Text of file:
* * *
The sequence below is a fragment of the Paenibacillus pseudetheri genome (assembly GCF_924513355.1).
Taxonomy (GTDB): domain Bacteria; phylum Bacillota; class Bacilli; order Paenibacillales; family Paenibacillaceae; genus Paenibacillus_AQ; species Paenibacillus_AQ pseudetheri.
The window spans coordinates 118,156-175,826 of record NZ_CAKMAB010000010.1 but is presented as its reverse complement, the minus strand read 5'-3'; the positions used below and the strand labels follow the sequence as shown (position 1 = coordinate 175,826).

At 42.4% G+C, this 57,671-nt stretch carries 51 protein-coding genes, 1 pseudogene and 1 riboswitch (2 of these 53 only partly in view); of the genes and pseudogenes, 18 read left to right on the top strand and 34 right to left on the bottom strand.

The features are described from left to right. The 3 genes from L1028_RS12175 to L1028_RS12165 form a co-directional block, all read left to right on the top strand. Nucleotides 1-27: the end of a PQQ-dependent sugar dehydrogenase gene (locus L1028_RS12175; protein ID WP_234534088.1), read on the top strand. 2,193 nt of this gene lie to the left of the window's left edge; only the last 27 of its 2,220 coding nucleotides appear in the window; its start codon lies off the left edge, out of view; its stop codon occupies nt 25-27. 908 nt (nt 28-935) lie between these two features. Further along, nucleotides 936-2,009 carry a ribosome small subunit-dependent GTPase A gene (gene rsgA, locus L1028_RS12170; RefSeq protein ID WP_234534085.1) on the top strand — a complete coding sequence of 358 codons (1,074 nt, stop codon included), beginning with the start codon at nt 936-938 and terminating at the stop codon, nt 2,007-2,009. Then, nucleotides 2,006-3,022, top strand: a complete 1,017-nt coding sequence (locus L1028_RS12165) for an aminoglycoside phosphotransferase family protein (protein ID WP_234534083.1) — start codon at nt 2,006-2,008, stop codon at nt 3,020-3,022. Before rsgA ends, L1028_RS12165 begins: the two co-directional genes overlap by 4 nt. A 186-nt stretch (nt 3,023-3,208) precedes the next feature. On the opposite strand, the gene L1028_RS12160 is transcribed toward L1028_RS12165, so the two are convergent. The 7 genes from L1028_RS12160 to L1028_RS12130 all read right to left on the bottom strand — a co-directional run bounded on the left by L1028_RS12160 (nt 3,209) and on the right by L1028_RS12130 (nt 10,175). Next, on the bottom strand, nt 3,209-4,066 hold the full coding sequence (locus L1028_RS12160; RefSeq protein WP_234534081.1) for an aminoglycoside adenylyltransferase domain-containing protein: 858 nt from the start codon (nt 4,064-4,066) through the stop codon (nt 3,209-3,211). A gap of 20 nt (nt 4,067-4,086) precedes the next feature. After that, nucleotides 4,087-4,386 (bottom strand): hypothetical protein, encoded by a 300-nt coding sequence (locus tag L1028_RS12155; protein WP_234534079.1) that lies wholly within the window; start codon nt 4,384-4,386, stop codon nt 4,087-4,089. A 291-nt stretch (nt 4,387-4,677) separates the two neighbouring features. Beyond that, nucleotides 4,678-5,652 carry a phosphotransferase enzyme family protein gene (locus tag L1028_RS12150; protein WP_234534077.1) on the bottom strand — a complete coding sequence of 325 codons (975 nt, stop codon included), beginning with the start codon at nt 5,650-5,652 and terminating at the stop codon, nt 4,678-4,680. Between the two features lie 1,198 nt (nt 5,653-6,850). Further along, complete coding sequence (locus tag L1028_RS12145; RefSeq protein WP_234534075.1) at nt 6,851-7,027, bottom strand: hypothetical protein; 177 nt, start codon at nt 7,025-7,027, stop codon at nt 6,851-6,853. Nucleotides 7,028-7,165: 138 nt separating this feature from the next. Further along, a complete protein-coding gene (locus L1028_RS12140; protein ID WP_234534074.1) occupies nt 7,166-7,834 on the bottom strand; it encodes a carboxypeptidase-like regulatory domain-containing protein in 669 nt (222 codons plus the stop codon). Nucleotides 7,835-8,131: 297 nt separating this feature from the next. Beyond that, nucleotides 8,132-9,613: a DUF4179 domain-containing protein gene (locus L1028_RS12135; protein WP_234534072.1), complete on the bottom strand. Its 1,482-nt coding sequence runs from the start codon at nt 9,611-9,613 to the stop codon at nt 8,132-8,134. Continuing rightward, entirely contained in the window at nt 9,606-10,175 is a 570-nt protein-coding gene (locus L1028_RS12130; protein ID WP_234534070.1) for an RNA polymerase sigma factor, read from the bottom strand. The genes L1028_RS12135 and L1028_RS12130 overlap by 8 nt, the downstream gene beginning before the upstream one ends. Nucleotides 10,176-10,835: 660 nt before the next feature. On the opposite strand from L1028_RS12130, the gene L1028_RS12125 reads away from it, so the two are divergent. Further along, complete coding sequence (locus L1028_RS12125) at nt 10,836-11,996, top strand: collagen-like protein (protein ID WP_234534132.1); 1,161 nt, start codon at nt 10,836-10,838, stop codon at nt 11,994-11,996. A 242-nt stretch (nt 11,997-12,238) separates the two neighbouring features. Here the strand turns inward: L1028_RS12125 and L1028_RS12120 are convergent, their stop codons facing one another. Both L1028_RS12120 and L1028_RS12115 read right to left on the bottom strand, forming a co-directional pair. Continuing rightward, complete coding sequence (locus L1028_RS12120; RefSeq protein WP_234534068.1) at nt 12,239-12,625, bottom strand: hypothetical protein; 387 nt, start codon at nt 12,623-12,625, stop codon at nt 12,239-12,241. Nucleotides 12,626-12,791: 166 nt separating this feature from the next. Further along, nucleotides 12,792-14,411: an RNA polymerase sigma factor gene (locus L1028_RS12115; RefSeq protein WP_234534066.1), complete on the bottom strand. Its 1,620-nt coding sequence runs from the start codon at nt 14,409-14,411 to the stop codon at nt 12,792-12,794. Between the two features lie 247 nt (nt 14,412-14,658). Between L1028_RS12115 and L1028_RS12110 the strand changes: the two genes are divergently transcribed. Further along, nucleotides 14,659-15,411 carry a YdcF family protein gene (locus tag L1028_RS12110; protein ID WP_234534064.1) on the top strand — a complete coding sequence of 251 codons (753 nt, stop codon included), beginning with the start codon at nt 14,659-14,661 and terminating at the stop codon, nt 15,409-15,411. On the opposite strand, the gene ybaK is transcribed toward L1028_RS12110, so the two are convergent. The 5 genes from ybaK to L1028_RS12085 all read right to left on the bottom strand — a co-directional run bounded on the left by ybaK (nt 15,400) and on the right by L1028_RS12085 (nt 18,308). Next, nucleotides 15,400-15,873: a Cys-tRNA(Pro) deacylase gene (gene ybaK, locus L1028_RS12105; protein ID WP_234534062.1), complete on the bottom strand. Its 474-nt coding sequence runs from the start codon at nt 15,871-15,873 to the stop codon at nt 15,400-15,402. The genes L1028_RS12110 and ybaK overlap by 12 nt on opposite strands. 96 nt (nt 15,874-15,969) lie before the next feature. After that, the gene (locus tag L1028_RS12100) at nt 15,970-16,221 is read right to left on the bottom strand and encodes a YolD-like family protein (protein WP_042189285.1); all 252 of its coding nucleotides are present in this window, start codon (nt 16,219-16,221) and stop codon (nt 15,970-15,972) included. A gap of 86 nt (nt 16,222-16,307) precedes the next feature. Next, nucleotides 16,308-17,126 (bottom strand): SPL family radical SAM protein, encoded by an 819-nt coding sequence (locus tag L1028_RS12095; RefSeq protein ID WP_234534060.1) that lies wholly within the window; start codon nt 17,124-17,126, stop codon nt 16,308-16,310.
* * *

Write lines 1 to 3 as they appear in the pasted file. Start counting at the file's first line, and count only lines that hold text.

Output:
The sequence below is a fragment of the Paenibacillus pseudetheri genome (assembly GCF_924513355.1).
Taxonomy (GTDB): domain Bacteria; phylum Bacillota; class Bacilli; order Paenibacillales; family Paenibacillaceae; genus Paenibacillus_AQ; species Paenibacillus_AQ pseudetheri.
The window spans coordinates 118,156-175,826 of record NZ_CAKMAB010000010.1 but is presented as its reverse complement, the minus strand read 5'-3'; the positions used below and the strand labels follow the sequence as shown (position 1 = coordinate 175,826).